Clifford Chance and Latham & Watkins have both invested in Reynen Court—the tech venture dubbed the “App Store for legal tech.”

The two firms have invested alongside Reynen Court founder and former Cravath, Swaine & Moore lawyer Andrew Klein. Both firms declined to comment on the amounts they contributed to the Series A financing round.

Alongside the investment, the chief information officers of each firm—Clifford Chance’s Paul Greenwood and Latham’s Ken Heaps—are both joining Reynen Court’s board of directors.

According to Klein, the startup’s aim is to provide law firms with a single platform to manage the procurement, deployment and management of third-party apps, akin to creating an “App Store” that provides faster and more secure access to third-party software.

“We are excited to now be well-funded, and to have capital to execute our ambitious plans,” Klein told Law.com’s London-based publication, Legal Week.

Upon launching in 2017, the company raised $1.5 million, according to a U.S. Securities and Exchange Commission filing. One London partner specializing in venture capital transactions said that given that figure, they would be surprised if the amount generated by the latest financing was below $5 million, adding that the typical range for a Series A round is between $2.5 million and $12.5 million.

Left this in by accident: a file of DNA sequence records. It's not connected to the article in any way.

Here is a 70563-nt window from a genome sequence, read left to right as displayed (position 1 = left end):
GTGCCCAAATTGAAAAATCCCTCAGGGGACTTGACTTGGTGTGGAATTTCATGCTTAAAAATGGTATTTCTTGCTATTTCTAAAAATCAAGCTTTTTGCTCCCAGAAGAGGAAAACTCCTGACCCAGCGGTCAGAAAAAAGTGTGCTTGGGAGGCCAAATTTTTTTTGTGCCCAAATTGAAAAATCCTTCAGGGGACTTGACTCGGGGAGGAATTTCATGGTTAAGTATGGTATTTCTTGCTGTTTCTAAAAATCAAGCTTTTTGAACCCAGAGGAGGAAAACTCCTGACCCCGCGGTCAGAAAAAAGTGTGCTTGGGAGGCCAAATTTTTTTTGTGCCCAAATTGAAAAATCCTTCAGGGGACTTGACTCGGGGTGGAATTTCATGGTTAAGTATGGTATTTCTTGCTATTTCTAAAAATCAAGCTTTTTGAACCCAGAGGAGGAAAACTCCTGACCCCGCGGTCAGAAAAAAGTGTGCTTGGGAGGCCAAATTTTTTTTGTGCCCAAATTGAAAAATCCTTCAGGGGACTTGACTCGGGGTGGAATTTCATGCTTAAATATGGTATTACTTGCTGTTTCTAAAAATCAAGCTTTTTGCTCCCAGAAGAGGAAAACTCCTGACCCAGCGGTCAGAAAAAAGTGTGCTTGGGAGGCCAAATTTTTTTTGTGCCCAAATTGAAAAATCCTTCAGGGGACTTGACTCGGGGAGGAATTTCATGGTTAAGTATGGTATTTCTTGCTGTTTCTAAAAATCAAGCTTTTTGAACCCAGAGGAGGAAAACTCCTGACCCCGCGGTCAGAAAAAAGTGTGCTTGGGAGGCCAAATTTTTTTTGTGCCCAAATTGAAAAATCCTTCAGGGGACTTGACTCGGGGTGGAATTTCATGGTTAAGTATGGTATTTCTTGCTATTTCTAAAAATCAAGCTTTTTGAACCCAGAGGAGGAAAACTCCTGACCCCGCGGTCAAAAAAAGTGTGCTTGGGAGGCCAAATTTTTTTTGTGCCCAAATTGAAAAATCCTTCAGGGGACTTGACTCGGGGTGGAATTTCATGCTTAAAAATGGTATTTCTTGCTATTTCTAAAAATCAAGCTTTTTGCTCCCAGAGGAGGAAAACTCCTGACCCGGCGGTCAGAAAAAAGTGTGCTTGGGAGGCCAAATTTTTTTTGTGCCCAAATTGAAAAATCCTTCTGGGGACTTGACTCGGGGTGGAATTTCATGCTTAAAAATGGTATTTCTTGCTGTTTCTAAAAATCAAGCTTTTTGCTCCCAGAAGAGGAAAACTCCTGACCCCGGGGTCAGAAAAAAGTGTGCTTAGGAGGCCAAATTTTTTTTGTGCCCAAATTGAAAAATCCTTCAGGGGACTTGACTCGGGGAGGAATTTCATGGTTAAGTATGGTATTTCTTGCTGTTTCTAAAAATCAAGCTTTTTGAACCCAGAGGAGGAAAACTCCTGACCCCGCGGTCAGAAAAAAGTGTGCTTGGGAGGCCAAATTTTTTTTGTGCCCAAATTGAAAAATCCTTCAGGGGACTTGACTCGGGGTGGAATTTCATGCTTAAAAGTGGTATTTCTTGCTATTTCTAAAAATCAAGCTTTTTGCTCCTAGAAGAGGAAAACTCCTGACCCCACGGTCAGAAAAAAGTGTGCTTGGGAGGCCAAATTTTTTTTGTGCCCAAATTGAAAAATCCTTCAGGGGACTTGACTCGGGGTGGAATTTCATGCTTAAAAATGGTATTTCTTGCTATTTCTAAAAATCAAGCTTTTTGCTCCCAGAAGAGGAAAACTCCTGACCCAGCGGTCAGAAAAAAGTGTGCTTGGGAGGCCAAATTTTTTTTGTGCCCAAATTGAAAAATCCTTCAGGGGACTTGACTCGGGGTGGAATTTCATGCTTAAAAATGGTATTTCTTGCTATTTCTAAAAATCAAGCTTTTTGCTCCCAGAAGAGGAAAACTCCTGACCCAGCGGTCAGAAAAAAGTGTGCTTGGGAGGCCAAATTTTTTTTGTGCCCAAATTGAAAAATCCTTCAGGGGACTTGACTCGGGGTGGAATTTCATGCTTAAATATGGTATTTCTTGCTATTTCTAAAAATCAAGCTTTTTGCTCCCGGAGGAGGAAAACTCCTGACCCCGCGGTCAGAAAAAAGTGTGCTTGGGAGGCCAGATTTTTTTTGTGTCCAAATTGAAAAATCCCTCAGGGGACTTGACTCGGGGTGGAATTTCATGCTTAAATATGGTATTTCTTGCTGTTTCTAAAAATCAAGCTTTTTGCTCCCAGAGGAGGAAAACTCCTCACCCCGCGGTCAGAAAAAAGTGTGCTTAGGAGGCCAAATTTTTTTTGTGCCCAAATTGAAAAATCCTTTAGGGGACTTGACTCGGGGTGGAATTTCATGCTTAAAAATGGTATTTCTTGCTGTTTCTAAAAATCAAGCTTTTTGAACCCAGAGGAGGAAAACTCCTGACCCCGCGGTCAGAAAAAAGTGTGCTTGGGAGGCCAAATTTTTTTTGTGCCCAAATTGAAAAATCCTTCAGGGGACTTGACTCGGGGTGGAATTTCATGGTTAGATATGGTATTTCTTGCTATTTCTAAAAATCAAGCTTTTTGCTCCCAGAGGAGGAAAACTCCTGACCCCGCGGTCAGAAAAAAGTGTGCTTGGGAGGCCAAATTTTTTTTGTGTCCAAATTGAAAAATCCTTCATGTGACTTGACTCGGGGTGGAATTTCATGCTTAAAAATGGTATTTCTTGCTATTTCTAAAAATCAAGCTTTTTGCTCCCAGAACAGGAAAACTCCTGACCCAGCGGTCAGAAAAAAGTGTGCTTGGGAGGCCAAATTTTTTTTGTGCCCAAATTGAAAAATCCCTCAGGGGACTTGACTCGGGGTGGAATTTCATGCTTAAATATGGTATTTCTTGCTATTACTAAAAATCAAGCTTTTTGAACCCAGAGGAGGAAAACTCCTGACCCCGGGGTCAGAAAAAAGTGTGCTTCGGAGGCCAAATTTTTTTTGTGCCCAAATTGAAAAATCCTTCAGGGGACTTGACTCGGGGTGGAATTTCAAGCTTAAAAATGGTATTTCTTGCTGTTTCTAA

The company said it is aiming to use the new funds to double its head count up to 40 employees in the next year, and “accelerate the hiring of engineers and senior leaders in other important.”

Klein said that the company is currently working with more than 50 vendors—including document automation, process engineering and artificial intelligence providers—to set them up on Reynen Court’s platform. Klein expects to have the first vendor contracts signed within a couple of months.

“As a new wave of technologies enters the legal market, we need to consider how firms and clients can access them in a secure and integrated manner,” said Clifford Chance CIO Greenwood. “We see Reynen Court as the missing piece of this evolving and exciting puzzle, and we are delighted to be supporting its progress.”

Heaps added that for Latham, staying at the forefront of emerging technologies is not only a top priority but a strategic imperative. “Reynen Court is an important part of our strategy,” he said. “We are thrilled to be joining its board and co-chairing the consortium of firms, who bring insights, experience and a spirit of forward-thinking collaboration. It’s an exciting time.”

In October, Clifford Chance, Linklaters, and Freshfields Bruckhaus Deringer were among 12 elite U.K. and U.S. firms that agreed to back Reynen’s development, alongside Paul, Weiss, Rifkind, Wharton & Garrison, Cravath, and Skadden, Arps, Slate, Meagher & Flom.